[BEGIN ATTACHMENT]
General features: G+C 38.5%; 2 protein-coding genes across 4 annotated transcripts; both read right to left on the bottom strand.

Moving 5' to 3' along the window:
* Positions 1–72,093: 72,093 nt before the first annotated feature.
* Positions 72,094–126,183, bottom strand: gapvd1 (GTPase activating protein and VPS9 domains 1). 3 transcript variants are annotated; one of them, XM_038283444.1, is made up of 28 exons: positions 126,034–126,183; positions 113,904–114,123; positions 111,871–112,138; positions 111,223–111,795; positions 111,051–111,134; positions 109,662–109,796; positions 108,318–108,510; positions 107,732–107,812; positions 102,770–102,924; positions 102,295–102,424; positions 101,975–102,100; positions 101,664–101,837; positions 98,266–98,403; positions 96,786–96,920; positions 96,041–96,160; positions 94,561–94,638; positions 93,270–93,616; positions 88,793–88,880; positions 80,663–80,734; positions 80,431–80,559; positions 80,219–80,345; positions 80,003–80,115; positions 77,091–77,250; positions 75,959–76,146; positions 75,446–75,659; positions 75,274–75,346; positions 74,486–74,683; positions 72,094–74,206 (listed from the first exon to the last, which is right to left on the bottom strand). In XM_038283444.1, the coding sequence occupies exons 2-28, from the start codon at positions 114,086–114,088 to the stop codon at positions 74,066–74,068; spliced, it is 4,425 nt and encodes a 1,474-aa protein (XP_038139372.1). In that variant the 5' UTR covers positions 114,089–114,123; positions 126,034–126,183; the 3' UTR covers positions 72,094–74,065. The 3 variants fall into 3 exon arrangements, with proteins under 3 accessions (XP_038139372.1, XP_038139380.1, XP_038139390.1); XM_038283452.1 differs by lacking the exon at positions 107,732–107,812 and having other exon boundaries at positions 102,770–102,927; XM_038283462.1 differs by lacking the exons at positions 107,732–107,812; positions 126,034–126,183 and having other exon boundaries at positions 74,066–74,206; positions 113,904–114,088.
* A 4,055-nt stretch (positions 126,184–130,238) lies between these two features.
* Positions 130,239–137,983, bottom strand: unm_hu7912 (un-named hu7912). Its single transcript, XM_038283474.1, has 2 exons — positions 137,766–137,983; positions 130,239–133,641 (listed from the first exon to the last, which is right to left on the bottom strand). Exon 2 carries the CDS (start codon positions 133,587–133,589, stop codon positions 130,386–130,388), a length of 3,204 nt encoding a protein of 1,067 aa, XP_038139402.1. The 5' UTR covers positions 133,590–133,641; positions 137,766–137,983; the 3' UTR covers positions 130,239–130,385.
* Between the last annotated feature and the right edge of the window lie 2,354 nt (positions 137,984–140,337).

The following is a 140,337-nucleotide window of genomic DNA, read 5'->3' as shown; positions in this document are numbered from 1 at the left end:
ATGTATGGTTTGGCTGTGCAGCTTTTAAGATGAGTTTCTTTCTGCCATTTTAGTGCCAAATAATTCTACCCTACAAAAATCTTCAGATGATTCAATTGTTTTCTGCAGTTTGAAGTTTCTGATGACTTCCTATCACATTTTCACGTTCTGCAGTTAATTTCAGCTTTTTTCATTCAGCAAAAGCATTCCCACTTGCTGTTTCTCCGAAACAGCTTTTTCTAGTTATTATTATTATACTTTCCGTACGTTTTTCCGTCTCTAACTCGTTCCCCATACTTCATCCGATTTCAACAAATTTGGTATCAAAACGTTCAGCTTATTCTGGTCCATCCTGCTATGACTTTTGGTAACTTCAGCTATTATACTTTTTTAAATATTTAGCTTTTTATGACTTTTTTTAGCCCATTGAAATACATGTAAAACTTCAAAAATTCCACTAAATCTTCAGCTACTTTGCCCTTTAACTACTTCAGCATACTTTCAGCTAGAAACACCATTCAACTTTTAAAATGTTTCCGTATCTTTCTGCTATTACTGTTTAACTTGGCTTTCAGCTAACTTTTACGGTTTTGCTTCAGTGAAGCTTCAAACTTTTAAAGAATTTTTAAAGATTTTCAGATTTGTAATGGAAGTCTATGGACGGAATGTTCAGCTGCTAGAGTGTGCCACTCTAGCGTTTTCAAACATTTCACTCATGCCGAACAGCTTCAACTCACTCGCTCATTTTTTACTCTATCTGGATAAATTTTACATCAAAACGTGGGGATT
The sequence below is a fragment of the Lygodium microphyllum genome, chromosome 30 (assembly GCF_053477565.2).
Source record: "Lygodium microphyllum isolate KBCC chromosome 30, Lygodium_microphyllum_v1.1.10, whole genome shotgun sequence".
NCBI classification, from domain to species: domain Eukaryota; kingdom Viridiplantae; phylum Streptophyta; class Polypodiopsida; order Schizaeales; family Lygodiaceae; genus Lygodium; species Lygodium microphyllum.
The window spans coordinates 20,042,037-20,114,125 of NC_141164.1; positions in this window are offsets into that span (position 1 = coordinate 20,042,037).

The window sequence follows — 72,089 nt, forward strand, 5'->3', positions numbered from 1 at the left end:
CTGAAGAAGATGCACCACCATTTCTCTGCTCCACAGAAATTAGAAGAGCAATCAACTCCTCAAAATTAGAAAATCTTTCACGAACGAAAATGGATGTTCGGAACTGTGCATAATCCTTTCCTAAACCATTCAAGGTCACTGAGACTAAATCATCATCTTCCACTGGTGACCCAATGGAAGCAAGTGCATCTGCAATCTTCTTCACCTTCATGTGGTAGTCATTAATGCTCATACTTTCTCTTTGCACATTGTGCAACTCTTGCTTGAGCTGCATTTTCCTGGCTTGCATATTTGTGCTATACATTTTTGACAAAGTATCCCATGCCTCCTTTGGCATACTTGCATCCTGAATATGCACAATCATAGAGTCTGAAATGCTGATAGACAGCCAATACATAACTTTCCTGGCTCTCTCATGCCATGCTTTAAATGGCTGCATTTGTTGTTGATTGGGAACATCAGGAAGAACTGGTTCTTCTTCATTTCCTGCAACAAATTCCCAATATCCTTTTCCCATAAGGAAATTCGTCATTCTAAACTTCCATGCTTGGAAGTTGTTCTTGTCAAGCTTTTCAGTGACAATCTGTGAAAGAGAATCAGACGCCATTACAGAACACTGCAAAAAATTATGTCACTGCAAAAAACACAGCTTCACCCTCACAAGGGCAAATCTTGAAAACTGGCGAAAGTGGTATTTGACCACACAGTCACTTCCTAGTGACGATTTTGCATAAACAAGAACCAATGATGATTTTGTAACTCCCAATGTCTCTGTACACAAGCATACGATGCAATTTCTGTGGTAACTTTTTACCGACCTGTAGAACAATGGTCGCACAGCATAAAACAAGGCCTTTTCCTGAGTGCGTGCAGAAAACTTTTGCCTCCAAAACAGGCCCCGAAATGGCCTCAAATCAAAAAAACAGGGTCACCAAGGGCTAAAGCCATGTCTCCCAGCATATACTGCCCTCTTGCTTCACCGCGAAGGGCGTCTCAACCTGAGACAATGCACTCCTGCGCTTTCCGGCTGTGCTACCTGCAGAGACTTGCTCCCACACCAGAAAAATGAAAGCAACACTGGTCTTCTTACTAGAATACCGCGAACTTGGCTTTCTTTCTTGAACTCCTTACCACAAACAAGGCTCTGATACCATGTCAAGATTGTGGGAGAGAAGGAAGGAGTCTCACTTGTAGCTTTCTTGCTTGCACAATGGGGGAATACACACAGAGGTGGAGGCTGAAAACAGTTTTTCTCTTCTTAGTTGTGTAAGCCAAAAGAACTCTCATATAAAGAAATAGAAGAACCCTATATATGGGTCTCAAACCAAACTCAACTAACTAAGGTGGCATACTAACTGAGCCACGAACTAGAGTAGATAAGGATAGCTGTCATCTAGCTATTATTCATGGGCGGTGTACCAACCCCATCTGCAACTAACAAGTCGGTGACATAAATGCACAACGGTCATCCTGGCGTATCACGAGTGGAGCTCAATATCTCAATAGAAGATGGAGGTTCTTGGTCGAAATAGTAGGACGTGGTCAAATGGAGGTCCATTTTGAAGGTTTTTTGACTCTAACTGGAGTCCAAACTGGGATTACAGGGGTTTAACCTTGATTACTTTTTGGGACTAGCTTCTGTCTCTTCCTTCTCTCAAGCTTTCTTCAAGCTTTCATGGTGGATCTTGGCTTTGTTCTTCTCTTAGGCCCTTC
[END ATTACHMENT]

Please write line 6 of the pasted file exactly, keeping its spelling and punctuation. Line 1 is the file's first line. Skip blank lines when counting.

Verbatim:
* Positions 130,239–137,983, bottom strand: unm_hu7912 (un-named hu7912). Its single transcript, XM_038283474.1, has 2 exons — positions 137,766–137,983; positions 130,239–133,641 (listed from the first exon to the last, which is right to left on the bottom strand). Exon 2 carries the CDS (start codon positions 133,587–133,589, stop codon positions 130,386–130,388), a length of 3,204 nt encoding a protein of 1,067 aa, XP_038139402.1. The 5' UTR covers positions 133,590–133,641; positions 137,766–137,983; the 3' UTR covers positions 130,239–130,385.